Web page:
Editorial: The city acted like the Mexican Independence Day celebrations were a new problem. Why?

For anyone who has lived in Chicago for a while, the Mexican Independence Day festivities, and the ensuing disruptions to downtown Chicago this past weekend, were no surprise. We’ve been trapped on DuSable Lake Shore Drive before, crawling along amid an exuberant group of celebrants waving the Mexican flag, honking their horns and feeling the September breeze on their faces.

It was a pain in the neck if you were trying to get home to a child and/or you couldn’t afford losing an hour or two to gridlock. But there are worse things in life than being stuck in the middle of a joyous, overwhelmingly peaceful carnival. When you consider that something like a third of Chicago’s population was either born in Mexico or has familial roots there, it’s hardly surprising that the Mexican Independence Day celebrations now are a big deal on the shores of Lake Michigan. And, let’s remember, we all have a constitutional right to gather in the open air with like-minded folks and ride down DuSable Lake Shore Drive in celebration.

If we keep moving.

There lies the rub. DuSable Lake Shore Drive can’t be a tailgating zone. For one thing, ambulances have to be able to get through.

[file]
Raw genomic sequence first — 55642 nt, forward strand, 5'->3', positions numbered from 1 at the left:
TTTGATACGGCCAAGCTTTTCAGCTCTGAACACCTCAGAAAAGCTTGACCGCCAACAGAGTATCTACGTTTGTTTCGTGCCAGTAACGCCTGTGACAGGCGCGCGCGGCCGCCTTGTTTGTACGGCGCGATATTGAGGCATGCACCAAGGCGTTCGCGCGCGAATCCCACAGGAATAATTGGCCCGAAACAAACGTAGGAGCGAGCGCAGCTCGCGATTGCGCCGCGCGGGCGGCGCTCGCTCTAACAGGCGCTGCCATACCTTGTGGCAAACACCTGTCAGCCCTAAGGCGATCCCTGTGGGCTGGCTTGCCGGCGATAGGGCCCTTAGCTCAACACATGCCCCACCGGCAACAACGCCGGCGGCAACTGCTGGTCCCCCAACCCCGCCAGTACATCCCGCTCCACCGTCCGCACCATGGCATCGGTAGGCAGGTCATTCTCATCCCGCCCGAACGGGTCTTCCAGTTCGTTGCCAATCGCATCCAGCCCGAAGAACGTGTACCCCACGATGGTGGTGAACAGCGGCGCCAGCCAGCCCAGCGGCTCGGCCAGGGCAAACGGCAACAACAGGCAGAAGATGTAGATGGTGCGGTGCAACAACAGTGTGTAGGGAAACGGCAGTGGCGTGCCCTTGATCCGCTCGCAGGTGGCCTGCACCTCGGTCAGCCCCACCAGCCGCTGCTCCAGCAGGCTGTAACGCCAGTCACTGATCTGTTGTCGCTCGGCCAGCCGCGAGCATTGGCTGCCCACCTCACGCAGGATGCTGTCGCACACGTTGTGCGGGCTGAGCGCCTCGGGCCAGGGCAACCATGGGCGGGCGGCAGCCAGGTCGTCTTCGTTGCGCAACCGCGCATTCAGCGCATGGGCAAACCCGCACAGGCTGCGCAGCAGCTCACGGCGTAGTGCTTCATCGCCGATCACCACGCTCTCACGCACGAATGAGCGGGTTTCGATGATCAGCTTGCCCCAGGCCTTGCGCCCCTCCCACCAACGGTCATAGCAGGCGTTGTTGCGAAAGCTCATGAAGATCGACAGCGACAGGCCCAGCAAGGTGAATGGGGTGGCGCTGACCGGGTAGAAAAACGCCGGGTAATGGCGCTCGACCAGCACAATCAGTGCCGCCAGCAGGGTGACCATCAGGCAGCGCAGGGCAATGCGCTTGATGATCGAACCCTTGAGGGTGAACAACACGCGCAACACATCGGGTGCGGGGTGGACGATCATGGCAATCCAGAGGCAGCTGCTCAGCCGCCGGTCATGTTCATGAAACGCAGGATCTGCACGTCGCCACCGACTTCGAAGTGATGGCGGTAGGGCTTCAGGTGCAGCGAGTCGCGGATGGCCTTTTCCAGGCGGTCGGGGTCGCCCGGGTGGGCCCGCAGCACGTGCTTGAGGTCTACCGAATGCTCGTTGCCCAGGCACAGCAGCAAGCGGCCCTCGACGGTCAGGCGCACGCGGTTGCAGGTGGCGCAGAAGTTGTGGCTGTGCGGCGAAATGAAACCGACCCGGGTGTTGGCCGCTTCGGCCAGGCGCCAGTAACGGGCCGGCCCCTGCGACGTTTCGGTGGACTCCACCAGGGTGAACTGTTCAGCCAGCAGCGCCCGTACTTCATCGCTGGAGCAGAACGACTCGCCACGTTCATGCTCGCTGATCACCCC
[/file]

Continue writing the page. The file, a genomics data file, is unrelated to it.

Yet whereas most savvy Chicagoans clocked the calendar and made (or avoided) travel plans accordingly, City Hall appeared to be mostly oblivious to what happens every year now on this September weekend. Plans made in advance clearly were inadequate: The road closings, although necessary to prevent blockages, were last-minute, chaotic, unpredictable, poorly signed and mostly unannounced. And if you were visiting from out of state or even just from the suburbs, there was no noticeable pre-awareness campaign.

There were “lessons learned,” Mayor Brandon Johnson’s deputy chief of staff, Cristina Pacione-Zayas, told the Tribune. Sure. Good. But let’s not forget there were plenty of previous weekends just like this one that could have proved instructional.

Clearly, two things need to happen. The celebrants need and deserve more space and better accommodation, maybe in some kind of designated festive zone that we all know about in advance. And the city needs the mostly young flag wavers to understand that not everyone is having a party: Some of us are sick or trying to get to a job, and some of us are just trying to support a downtown business or event that can ill-afford another reason for its customers to be reluctant to go there.

The city has to focus its messaging along twin tracks: The right to assemble in joyous community celebration must be preserved, and lawlessness must not be tolerated.

This administration knows how to “lift up” the first (to use its preferred parlance) but not how to signal the second. The mayor needs to better understand that the one is as important as the other.

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